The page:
Posted by: Justin Katz at January 3, 2009 3:04 PM

Let's not lose sight of what is possible - at least theoretically - to provide a frame of reference.

This very month the General Assembly could just repeal the laws permitting collective bargaining on the part of teachers. Problem solved.

In its place, a package of competitive and fair compensation could be put in place - including merit pay / incentive bonuses; health care with reasonable "co-shares" and a defined contribution plan.

The fact that the General Assembly won't - certainly not so long as it remains in Democrat control, since the Democrat Party is itself controlled by the unions and poverty industry - illuminates the dangers of a statewide teachers contract "negotiated" by persons selected by the Democrat General Assembly.

The system we have now is dysfunctional and collapsing, but I wouldn't expect any relief by concentrating all power in the hands of the same clowns who've brought us RISDIC and Operation Dollar Bill and midnight bills giving state pensions to teachers union officials who weren't even employed by the state!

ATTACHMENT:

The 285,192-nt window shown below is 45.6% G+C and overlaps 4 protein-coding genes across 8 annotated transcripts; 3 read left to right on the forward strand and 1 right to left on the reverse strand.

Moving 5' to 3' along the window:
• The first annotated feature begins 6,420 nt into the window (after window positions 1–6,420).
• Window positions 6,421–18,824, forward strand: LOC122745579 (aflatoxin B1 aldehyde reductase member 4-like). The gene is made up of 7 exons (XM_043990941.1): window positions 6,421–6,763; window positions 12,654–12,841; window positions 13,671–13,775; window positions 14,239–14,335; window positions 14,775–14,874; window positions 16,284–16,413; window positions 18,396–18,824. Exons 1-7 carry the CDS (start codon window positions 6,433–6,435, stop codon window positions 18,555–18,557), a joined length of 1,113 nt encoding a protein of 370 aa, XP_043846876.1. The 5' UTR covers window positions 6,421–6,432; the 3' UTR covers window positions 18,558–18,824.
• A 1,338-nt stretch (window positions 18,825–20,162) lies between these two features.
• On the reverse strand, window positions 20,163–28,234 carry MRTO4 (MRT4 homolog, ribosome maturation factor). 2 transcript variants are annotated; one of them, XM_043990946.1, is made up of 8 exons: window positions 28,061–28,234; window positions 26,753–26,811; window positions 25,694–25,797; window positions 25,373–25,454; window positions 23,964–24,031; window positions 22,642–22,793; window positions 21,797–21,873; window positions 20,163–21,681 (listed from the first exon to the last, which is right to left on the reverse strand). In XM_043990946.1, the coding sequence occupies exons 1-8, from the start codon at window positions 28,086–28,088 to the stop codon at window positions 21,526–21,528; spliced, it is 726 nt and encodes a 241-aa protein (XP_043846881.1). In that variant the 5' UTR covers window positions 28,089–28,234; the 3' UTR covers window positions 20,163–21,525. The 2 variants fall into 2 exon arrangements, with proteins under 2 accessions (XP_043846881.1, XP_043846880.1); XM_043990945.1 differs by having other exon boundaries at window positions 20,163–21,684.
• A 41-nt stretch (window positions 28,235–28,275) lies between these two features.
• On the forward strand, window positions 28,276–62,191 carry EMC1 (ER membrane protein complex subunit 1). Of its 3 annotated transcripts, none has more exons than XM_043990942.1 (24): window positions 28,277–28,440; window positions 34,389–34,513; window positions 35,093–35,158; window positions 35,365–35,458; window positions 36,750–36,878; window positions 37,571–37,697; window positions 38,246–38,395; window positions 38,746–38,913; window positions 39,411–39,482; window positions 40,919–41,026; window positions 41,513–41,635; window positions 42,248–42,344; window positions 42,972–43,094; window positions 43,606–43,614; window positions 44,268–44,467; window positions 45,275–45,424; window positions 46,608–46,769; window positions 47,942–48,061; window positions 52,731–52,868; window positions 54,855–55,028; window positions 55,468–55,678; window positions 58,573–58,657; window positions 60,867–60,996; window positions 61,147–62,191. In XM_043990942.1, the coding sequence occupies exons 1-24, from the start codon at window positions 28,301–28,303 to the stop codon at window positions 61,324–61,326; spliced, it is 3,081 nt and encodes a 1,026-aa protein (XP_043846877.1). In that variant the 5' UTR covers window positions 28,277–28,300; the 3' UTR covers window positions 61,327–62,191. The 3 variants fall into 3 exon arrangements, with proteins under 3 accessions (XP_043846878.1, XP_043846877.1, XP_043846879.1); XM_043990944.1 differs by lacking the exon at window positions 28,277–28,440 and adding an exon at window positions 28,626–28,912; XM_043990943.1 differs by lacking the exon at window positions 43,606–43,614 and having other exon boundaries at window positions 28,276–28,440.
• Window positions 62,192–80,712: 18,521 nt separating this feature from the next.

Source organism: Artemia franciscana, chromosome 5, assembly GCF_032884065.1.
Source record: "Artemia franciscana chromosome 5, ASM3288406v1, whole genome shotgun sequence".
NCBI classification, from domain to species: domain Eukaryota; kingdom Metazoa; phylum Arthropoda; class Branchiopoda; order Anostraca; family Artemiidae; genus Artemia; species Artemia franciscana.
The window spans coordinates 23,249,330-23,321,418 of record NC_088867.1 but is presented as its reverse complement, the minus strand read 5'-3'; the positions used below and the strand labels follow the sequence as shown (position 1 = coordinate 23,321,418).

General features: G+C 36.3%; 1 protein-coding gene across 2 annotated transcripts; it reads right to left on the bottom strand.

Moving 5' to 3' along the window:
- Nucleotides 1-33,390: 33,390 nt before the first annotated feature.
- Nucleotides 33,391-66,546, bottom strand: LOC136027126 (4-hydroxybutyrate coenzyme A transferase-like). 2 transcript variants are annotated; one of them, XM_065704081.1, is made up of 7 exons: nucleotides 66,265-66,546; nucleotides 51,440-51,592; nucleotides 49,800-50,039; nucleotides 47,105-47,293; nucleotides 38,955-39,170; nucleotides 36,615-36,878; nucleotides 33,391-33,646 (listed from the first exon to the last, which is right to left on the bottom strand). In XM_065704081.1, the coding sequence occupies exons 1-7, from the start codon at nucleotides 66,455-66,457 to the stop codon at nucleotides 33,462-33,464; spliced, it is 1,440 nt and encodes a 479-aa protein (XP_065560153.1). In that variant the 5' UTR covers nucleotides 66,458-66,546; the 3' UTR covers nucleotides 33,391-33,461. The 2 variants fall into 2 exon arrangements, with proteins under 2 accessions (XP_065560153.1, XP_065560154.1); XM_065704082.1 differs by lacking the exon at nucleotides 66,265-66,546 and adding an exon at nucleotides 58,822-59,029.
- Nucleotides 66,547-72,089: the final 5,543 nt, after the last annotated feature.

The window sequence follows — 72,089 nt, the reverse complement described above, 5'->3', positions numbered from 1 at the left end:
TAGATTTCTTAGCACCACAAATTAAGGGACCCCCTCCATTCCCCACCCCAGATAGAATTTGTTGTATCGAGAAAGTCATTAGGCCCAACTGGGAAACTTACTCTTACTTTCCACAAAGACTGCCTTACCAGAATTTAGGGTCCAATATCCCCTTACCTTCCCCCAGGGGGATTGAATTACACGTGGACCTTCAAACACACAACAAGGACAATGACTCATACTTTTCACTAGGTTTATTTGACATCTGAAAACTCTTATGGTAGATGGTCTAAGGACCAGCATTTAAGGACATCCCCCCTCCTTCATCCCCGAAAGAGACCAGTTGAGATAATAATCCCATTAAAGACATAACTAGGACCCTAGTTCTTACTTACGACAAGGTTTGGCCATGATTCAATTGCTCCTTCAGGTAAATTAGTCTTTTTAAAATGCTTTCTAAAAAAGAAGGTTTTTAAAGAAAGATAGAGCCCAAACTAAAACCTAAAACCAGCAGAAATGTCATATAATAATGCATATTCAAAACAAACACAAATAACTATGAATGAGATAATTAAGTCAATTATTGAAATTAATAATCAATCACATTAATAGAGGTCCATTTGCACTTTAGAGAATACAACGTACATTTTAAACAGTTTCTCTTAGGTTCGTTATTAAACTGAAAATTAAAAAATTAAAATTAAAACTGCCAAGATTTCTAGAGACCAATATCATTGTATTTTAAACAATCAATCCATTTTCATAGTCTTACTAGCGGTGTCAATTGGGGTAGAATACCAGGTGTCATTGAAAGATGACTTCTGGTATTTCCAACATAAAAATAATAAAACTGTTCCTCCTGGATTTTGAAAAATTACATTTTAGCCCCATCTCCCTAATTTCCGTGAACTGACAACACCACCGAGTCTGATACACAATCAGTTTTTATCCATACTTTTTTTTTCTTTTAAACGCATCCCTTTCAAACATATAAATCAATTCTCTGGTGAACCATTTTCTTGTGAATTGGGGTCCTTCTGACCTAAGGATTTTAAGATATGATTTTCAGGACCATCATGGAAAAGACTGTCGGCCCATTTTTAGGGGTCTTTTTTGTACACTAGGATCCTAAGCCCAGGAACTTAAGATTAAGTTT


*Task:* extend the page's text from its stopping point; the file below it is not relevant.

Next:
Posted by: Tom W at January 3, 2009 5:20 PM

“This crew in East Providence makes the management in the auto business look like geniuses. It was their own negligence and malfeasance that caused the [city’s fiscal woes]."

Wrong. It was a past school committee, which was bought and paid for by the teachers union with whom they colluded, which did this to us. The teachers union got treated great when times were good, and now that times are desperate, they don't think they should have to feel the same pain everyone else is. There's a new crew in town and they're not playing by the old rules.